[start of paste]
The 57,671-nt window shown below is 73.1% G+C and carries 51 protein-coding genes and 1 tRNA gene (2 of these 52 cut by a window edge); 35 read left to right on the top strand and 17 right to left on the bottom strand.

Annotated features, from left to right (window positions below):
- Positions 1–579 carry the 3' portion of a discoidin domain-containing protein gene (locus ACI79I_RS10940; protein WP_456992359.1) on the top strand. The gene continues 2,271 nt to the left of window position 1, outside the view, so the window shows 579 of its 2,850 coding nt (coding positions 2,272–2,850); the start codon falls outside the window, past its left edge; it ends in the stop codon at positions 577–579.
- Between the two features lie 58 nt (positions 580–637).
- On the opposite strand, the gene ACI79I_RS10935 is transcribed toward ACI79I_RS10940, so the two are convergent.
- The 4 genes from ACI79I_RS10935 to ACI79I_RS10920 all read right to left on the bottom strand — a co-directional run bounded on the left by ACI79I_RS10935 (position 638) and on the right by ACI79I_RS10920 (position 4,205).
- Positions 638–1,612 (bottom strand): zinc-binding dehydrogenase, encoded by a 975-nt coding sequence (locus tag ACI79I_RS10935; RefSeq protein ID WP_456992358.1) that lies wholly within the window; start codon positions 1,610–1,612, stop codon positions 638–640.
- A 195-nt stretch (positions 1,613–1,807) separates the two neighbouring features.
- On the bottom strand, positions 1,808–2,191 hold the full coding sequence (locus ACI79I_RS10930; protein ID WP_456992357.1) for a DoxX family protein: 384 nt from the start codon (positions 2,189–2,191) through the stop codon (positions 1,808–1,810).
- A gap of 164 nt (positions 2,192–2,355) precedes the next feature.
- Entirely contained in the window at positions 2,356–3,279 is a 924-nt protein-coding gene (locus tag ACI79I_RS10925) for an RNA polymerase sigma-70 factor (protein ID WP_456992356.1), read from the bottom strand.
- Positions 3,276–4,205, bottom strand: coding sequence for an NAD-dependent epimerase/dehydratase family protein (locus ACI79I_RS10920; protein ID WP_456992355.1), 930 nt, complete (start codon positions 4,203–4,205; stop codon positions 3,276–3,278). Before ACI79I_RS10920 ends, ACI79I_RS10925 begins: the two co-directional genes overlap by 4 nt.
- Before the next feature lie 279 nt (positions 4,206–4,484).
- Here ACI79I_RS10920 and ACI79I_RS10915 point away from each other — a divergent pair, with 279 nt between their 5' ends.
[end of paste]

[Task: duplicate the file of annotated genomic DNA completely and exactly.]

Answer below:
The 57,671-nt window shown below is 73.1% G+C and carries 51 protein-coding genes and 1 tRNA gene (2 of these 52 cut by a window edge); 35 read left to right on the top strand and 17 right to left on the bottom strand.

Annotated features, from left to right (window positions below):
- Positions 1–579 carry the 3' portion of a discoidin domain-containing protein gene (locus ACI79I_RS10940; protein WP_456992359.1) on the top strand. The gene continues 2,271 nt to the left of window position 1, outside the view, so the window shows 579 of its 2,850 coding nt (coding positions 2,272–2,850); the start codon falls outside the window, past its left edge; it ends in the stop codon at positions 577–579.
- Between the two features lie 58 nt (positions 580–637).
- On the opposite strand, the gene ACI79I_RS10935 is transcribed toward ACI79I_RS10940, so the two are convergent.
- The 4 genes from ACI79I_RS10935 to ACI79I_RS10920 all read right to left on the bottom strand — a co-directional run bounded on the left by ACI79I_RS10935 (position 638) and on the right by ACI79I_RS10920 (position 4,205).
- Positions 638–1,612 (bottom strand): zinc-binding dehydrogenase, encoded by a 975-nt coding sequence (locus tag ACI79I_RS10935; RefSeq protein ID WP_456992358.1) that lies wholly within the window; start codon positions 1,610–1,612, stop codon positions 638–640.
- A 195-nt stretch (positions 1,613–1,807) separates the two neighbouring features.
- On the bottom strand, positions 1,808–2,191 hold the full coding sequence (locus ACI79I_RS10930; protein ID WP_456992357.1) for a DoxX family protein: 384 nt from the start codon (positions 2,189–2,191) through the stop codon (positions 1,808–1,810).
- A gap of 164 nt (positions 2,192–2,355) precedes the next feature.
- Entirely contained in the window at positions 2,356–3,279 is a 924-nt protein-coding gene (locus tag ACI79I_RS10925) for an RNA polymerase sigma-70 factor (protein ID WP_456992356.1), read from the bottom strand.
- Positions 3,276–4,205, bottom strand: coding sequence for an NAD-dependent epimerase/dehydratase family protein (locus ACI79I_RS10920; protein ID WP_456992355.1), 930 nt, complete (start codon positions 4,203–4,205; stop codon positions 3,276–3,278). Before ACI79I_RS10920 ends, ACI79I_RS10925 begins: the two co-directional genes overlap by 4 nt.
- Before the next feature lie 279 nt (positions 4,206–4,484).
- Here ACI79I_RS10920 and ACI79I_RS10915 point away from each other — a divergent pair, with 279 nt between their 5' ends.